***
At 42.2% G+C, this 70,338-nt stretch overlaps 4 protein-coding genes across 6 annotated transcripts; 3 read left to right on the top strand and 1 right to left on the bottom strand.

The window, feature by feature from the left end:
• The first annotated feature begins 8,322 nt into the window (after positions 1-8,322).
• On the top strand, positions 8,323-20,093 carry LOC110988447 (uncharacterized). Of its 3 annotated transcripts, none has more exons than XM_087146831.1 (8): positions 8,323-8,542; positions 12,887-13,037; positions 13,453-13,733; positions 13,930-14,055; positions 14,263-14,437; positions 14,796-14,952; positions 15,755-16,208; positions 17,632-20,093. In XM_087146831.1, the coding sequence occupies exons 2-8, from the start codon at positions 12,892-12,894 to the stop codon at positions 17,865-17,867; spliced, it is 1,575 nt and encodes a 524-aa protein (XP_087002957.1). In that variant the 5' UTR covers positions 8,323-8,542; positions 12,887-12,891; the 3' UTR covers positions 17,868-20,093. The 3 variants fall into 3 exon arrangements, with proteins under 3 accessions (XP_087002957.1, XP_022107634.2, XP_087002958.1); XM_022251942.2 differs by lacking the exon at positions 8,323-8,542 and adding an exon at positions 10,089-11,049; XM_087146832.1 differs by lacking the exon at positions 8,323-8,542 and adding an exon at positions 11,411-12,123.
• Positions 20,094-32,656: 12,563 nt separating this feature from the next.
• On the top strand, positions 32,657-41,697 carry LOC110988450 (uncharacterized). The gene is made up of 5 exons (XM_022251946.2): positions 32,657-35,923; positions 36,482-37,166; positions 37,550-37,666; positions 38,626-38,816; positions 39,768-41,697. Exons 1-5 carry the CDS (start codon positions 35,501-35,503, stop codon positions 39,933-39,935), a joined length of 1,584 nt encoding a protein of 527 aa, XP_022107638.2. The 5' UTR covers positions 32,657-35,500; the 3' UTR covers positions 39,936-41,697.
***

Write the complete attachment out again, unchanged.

At 42.2% G+C, this 70,338-nt stretch overlaps 4 protein-coding genes across 6 annotated transcripts; 3 read left to right on the top strand and 1 right to left on the bottom strand.

The window, feature by feature from the left end:
• The first annotated feature begins 8,322 nt into the window (after positions 1-8,322).
• On the top strand, positions 8,323-20,093 carry LOC110988447 (uncharacterized). Of its 3 annotated transcripts, none has more exons than XM_087146831.1 (8): positions 8,323-8,542; positions 12,887-13,037; positions 13,453-13,733; positions 13,930-14,055; positions 14,263-14,437; positions 14,796-14,952; positions 15,755-16,208; positions 17,632-20,093. In XM_087146831.1, the coding sequence occupies exons 2-8, from the start codon at positions 12,892-12,894 to the stop codon at positions 17,865-17,867; spliced, it is 1,575 nt and encodes a 524-aa protein (XP_087002957.1). In that variant the 5' UTR covers positions 8,323-8,542; positions 12,887-12,891; the 3' UTR covers positions 17,868-20,093. The 3 variants fall into 3 exon arrangements, with proteins under 3 accessions (XP_087002957.1, XP_022107634.2, XP_087002958.1); XM_022251942.2 differs by lacking the exon at positions 8,323-8,542 and adding an exon at positions 10,089-11,049; XM_087146832.1 differs by lacking the exon at positions 8,323-8,542 and adding an exon at positions 11,411-12,123.
• Positions 20,094-32,656: 12,563 nt separating this feature from the next.
• On the top strand, positions 32,657-41,697 carry LOC110988450 (uncharacterized). The gene is made up of 5 exons (XM_022251946.2): positions 32,657-35,923; positions 36,482-37,166; positions 37,550-37,666; positions 38,626-38,816; positions 39,768-41,697. Exons 1-5 carry the CDS (start codon positions 35,501-35,503, stop codon positions 39,933-39,935), a joined length of 1,584 nt encoding a protein of 527 aa, XP_022107638.2. The 5' UTR covers positions 32,657-35,500; the 3' UTR covers positions 39,936-41,697.